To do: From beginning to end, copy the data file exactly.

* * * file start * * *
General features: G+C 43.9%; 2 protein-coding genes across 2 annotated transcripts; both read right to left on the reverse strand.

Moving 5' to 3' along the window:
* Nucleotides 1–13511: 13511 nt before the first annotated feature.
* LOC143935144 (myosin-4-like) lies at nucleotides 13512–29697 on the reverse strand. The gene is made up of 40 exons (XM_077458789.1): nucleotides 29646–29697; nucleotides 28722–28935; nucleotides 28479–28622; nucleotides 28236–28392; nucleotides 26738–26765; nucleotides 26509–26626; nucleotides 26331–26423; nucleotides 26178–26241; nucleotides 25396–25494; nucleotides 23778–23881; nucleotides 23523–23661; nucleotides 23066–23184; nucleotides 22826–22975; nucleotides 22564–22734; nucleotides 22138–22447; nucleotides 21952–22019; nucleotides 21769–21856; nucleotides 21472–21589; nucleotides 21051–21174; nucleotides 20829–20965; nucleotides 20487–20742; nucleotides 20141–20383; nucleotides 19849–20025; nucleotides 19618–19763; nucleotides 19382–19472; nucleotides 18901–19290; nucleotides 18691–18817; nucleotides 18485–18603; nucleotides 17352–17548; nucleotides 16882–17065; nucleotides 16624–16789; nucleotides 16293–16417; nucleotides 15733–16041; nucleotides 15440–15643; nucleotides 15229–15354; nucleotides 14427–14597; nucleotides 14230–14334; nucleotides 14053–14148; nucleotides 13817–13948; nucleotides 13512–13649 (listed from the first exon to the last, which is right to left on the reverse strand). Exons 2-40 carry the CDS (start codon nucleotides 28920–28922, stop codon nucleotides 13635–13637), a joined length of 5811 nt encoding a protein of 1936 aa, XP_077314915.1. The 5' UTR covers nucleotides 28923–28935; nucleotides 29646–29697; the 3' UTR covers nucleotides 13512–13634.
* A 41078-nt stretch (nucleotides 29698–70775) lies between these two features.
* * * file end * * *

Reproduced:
General features: G+C 43.9%; 2 protein-coding genes across 2 annotated transcripts; both read right to left on the reverse strand.

Moving 5' to 3' along the window:
* Nucleotides 1–13511: 13511 nt before the first annotated feature.
* LOC143935144 (myosin-4-like) lies at nucleotides 13512–29697 on the reverse strand. The gene is made up of 40 exons (XM_077458789.1): nucleotides 29646–29697; nucleotides 28722–28935; nucleotides 28479–28622; nucleotides 28236–28392; nucleotides 26738–26765; nucleotides 26509–26626; nucleotides 26331–26423; nucleotides 26178–26241; nucleotides 25396–25494; nucleotides 23778–23881; nucleotides 23523–23661; nucleotides 23066–23184; nucleotides 22826–22975; nucleotides 22564–22734; nucleotides 22138–22447; nucleotides 21952–22019; nucleotides 21769–21856; nucleotides 21472–21589; nucleotides 21051–21174; nucleotides 20829–20965; nucleotides 20487–20742; nucleotides 20141–20383; nucleotides 19849–20025; nucleotides 19618–19763; nucleotides 19382–19472; nucleotides 18901–19290; nucleotides 18691–18817; nucleotides 18485–18603; nucleotides 17352–17548; nucleotides 16882–17065; nucleotides 16624–16789; nucleotides 16293–16417; nucleotides 15733–16041; nucleotides 15440–15643; nucleotides 15229–15354; nucleotides 14427–14597; nucleotides 14230–14334; nucleotides 14053–14148; nucleotides 13817–13948; nucleotides 13512–13649 (listed from the first exon to the last, which is right to left on the reverse strand). Exons 2-40 carry the CDS (start codon nucleotides 28920–28922, stop codon nucleotides 13635–13637), a joined length of 5811 nt encoding a protein of 1936 aa, XP_077314915.1. The 5' UTR covers nucleotides 28923–28935; nucleotides 29646–29697; the 3' UTR covers nucleotides 13512–13634.
* A 41078-nt stretch (nucleotides 29698–70775) lies between these two features.